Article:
2) And, to pass progressive legislation in Washington State, we need progressive legislators in multiple districts—not just Seattle’s. Many Washington State races have a progressive candidate running against a conservative one—with the election of a progressive candidate in a traditionally conservative district, for example, Keri Andrews v. Phil Nobel in Bellevue, we change the political landscape of our state, and potentially the nation.
7:03: We are ushered inside for the event, which is introduced with 10 “you know you’re a progressive if” questions, including: #2—photos of Barack Obama excite you (a little cliché, in my opinion, but received noisy applause), #7—you run red lights to be carbon neutral (Paris should have used this argument in her defense), #9—you know when Paul Wells birthday is (no one did); and 10—you donate monthly to the Washington Bus Project (wait, isn’t this event geared towards youth?).
7:05: The four candidates take the stage. I realize that in the previous hour of mingling, three of the candidates introduced themselves to us. They are then asked a mix of personal and political questions (best Q/A by far was for Keri Andrews, candidate for Bellevue City Council. Q: What would your super power be? A: This might not be appropriate, but…the power to make things bigger or smaller.) We also learn that all the candidates are dedicated to the environment, limiting urban sprawl, the youth and firefighters.
7:29: The candidates are asked to mingle with the crowd and seek out the best question from the audience. We take this opportunity to slip out the door (even though the cupcakes remain confined to their pink boxes). On the way out the door we counted the names on the sign in sheets: 49 in total. Nonetheless, I wonder how many people were either affiliated with the Washington Bus Project, people employed to help put on the event, members of the press, or other unpaid interns, showing the support of their respective organization. Every person I met fit one of these categories.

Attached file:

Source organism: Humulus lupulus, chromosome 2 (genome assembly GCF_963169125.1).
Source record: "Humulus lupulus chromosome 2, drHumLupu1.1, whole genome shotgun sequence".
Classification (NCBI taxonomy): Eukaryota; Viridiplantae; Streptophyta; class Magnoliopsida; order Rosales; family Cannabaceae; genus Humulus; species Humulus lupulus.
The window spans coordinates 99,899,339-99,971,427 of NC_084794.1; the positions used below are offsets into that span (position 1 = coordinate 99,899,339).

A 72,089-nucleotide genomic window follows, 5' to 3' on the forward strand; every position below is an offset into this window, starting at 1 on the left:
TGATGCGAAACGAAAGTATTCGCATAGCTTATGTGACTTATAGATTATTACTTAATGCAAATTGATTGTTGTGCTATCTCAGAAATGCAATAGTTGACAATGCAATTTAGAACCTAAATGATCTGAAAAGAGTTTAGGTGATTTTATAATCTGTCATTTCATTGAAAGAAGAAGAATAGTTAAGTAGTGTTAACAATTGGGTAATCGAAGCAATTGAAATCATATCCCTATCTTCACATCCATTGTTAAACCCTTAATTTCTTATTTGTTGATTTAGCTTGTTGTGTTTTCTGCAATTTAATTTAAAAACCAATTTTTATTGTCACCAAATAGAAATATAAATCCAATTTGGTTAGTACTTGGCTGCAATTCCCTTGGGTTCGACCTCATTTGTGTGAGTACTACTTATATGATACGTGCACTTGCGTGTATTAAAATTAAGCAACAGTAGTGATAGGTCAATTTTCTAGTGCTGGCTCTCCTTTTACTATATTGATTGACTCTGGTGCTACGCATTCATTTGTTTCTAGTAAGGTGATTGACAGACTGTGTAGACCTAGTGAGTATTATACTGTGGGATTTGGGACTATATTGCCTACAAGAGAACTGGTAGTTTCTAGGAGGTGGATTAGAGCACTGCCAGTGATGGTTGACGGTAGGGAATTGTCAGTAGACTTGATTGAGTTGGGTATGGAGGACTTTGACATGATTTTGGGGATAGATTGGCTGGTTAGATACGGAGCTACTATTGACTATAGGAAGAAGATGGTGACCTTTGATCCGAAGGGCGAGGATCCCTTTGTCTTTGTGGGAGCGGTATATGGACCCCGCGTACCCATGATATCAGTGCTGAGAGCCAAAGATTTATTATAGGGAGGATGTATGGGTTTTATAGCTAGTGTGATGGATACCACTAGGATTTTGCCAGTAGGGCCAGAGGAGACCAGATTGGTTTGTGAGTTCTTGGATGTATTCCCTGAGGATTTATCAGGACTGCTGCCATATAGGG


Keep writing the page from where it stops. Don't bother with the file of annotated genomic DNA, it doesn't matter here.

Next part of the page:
7:31: I begin my walk home, (yeah, the location was good for me) feeling satisfied. The event was well organized and founded on hot-button progressive values. The turn out was decent, even if there were few unaffiliated community members. Nominally, the Washington Bus Project hasn’t been “founded” in Seattle yet, and hasn’t begun outreach, so although improvements could be made, I think Erica’s cynicism was premature. The question is what’s next? Unfortunately, with no website or contact information, it’s hard to say at the moment.
The Washington Bus Project is an affiliate of the Oregon Bus Project, which was established in 2001 and has been relatively successful at mobilizing the vote. As for the origins of the bus analogy, we’re all still a little confused. The incentive seems to stem from the plethora of puns that a bus derives, mostly focused around “driving” things, like change and votes. Getting onto the bus is also a favorite slogan, not to mention mass transit’s friendly relationship with the environment. Oregon Bus Project announces proudly that it does indeed have a real bus, and although Washington’s Project may be lacking a physical vehicle, they seem to be on the same ideological “boat.” With this unity, organization and enthusiasm, I’ll keep an eye out for future events.